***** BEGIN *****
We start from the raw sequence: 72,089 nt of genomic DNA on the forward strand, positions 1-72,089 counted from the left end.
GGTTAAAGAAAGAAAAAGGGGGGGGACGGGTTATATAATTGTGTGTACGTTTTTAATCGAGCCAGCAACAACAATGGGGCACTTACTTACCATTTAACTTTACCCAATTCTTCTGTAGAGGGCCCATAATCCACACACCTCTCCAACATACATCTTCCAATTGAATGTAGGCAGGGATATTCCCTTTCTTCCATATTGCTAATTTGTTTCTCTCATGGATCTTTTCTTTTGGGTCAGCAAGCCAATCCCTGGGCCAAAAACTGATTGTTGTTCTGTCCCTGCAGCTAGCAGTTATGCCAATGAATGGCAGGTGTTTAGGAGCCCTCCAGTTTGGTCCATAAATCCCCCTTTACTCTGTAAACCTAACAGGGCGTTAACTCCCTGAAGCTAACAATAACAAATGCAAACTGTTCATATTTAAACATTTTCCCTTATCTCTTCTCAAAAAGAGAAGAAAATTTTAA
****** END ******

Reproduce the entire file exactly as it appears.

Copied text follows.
We start from the raw sequence: 72,089 nt of genomic DNA on the forward strand, positions 1-72,089 counted from the left end.
GGTTAAAGAAAGAAAAAGGGGGGGGACGGGTTATATAATTGTGTGTACGTTTTTAATCGAGCCAGCAACAACAATGGGGCACTTACTTACCATTTAACTTTACCCAATTCTTCTGTAGAGGGCCCATAATCCACACACCTCTCCAACATACATCTTCCAATTGAATGTAGGCAGGGATATTCCCTTTCTTCCATATTGCTAATTTGTTTCTCTCATGGATCTTTTCTTTTGGGTCAGCAAGCCAATCCCTGGGCCAAAAACTGATTGTTGTTCTGTCCCTGCAGCTAGCAGTTATGCCAATGAATGGCAGGTGTTTAGGAGCCCTCCAGTTTGGTCCATAAATCCCCCTTTACTCTGTAAACCTAACAGGGCGTTAACTCCCTGAAGCTAACAATAACAAATGCAAACTGTTCATATTTAAACATTTTCCCTTATCTCTTCTCAAAAAGAGAAGAAAATTTTAA